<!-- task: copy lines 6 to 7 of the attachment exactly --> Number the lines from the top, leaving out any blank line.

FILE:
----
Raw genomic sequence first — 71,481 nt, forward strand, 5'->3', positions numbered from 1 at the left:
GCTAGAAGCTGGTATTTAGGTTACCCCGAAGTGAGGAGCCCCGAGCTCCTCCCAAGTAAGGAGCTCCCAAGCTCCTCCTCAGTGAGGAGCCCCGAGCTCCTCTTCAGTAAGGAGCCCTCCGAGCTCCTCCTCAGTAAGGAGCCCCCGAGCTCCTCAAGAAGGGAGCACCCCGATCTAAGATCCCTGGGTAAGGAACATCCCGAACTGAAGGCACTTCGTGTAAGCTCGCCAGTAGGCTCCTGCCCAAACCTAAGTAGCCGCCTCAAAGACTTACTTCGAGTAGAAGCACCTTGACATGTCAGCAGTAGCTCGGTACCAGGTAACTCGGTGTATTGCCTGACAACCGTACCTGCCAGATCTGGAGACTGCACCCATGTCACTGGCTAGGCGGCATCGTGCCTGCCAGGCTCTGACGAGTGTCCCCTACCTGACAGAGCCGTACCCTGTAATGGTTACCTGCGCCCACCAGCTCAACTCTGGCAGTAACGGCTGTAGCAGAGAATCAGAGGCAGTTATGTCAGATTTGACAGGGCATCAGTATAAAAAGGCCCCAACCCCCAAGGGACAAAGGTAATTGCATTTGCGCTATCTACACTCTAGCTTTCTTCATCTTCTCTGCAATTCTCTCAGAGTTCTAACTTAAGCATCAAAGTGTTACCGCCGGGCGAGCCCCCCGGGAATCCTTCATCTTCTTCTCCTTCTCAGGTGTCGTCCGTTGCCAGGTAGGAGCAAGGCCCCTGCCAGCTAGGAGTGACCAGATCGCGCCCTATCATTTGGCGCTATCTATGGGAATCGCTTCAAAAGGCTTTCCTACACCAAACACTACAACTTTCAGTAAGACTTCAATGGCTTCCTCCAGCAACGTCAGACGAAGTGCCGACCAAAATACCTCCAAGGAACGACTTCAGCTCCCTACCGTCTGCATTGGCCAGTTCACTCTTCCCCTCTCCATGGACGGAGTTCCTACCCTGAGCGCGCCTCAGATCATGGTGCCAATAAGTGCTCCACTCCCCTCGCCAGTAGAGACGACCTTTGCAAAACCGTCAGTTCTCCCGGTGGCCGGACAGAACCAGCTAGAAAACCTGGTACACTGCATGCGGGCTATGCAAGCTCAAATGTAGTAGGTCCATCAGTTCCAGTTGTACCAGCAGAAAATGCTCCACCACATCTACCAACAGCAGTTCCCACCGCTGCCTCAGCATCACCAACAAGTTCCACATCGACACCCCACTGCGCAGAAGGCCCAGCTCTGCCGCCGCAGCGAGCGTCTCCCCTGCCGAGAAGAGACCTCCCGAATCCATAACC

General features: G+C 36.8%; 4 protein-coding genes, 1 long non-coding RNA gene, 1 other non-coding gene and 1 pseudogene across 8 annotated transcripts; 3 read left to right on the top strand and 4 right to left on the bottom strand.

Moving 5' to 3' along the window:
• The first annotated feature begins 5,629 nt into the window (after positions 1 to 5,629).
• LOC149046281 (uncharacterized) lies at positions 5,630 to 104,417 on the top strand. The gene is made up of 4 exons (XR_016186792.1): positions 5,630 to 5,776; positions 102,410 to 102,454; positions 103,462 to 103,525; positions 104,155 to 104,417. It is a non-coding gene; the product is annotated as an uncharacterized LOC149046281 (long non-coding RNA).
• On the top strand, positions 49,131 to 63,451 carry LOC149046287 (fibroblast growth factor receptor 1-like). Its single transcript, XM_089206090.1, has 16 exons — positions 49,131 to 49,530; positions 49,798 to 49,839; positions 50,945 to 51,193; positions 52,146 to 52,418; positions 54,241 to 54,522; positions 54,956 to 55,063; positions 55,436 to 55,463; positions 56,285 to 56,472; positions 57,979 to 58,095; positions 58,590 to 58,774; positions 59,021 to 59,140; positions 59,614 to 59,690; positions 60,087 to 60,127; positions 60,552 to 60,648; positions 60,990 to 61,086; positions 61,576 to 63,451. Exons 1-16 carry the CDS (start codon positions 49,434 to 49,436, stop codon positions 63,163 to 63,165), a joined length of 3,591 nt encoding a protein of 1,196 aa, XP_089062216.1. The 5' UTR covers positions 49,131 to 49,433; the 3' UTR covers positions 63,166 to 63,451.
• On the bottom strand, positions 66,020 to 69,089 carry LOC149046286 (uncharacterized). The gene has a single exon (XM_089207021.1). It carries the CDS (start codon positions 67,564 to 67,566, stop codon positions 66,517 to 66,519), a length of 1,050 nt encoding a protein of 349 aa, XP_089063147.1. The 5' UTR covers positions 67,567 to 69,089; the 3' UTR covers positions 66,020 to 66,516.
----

• LOC149046281 (uncharacterized) lies at positions 5,630 to 104,417 on the top strand. The gene is made up of 4 exons (XR_016186792.1): positions 5,630 to 5,776; positions 102,410 to 102,454; positions 103,462 to 103,525; positions 104,155 to 104,417. It is a non-coding gene; the product is annotated as an uncharacterized LOC149046281 (long non-coding RNA).
• On the top strand, positions 49,131 to 63,451 carry LOC149046287 (fibroblast growth factor receptor 1-like). Its single transcript, XM_089206090.1, has 16 exons — positions 49,131 to 49,530; positions 49,798 to 49,839; positions 50,945 to 51,193; positions 52,146 to 52,418; positions 54,241 to 54,522; positions 54,956 to 55,063; positions 55,436 to 55,463; positions 56,285 to 56,472; positions 57,979 to 58,095; positions 58,590 to 58,774; positions 59,021 to 59,140; positions 59,614 to 59,690; positions 60,087 to 60,127; positions 60,552 to 60,648; positions 60,990 to 61,086; positions 61,576 to 63,451. Exons 1-16 carry the CDS (start codon positions 49,434 to 49,436, stop codon positions 63,163 to 63,165), a joined length of 3,591 nt encoding a protein of 1,196 aa, XP_089062216.1. The 5' UTR covers positions 49,131 to 49,433; the 3' UTR covers positions 63,166 to 63,451.